Business change is a constant, continually driven forward by factors such as industry trends, customer expectations and regulatory pressures. Business leaders cannot afford to stand still.

Here are three critical pain points insurers must address to remain competitive and mitigate threats before they affect day-to-day operations:

1. Increasing customer expectations 

Looking forward, insurers and InsurTech providers alike are having to recalibrate their products, services and technology offerings to match the rising expectations of an increasingly demanding customer base. Policyholders and prospective customers expect greater convenience, a broader range of services, and constant communication – all available through the channels of their choice. 

Deloitte confirms this. Following a comprehensive audit of changing insurance customer expectations across EMEA, its research shows 45 percent of C-suite insurance executives believe that rapidly evolving customer needs and expectations will be the top challenge for growth over the next three years.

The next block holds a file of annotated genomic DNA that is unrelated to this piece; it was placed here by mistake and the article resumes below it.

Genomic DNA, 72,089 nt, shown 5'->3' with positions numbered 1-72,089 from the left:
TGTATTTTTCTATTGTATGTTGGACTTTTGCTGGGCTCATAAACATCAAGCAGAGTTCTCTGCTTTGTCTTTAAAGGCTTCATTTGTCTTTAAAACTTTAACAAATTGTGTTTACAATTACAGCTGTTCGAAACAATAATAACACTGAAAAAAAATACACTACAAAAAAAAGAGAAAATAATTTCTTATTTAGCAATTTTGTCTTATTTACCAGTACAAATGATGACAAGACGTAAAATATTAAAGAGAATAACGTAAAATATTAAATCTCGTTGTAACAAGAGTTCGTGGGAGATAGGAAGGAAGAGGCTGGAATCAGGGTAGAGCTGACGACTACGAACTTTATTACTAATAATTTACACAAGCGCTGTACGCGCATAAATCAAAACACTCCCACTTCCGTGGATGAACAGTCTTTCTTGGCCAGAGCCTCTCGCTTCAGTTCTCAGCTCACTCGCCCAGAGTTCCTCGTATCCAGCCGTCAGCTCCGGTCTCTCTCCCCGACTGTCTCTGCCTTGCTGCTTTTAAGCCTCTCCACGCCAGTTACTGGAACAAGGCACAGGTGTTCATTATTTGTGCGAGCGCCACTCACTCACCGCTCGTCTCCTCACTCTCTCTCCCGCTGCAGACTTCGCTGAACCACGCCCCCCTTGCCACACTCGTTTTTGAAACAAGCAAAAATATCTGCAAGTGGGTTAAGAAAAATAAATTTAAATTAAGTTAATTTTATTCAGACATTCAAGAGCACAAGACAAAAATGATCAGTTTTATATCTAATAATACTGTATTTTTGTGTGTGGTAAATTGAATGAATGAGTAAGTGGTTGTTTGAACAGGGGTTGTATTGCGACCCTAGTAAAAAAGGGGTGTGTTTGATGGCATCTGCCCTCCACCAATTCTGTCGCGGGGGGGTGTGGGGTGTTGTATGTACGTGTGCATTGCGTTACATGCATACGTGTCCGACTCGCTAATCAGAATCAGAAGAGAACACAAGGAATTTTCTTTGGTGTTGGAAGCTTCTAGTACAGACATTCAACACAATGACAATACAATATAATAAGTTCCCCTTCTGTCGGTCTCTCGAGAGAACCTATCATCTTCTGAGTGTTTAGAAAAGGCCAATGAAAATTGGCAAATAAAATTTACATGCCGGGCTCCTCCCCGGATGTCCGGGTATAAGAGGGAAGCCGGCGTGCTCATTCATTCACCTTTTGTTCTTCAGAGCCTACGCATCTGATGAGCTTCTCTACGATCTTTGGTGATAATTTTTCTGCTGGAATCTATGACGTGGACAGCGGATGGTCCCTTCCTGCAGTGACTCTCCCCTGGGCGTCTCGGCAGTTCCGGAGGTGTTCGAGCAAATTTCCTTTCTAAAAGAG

2. Regulatory pressures only set to increase

Insurance industry changes are often catalyzed by regulatory changes, affecting the way insurers do business, engage with customers and handle data – and further change is on the horizon.

Witness the January 2022 introduction of new FCA rules around pricing and auto-renewal remedies, premium finance disclosure rules and reporting requirements, and related glossary and administrative changes. This is just the latest package of insurance reforms that will require extensive adjustment to processes and underlying systems in order to successfully achieve and maintain compliance.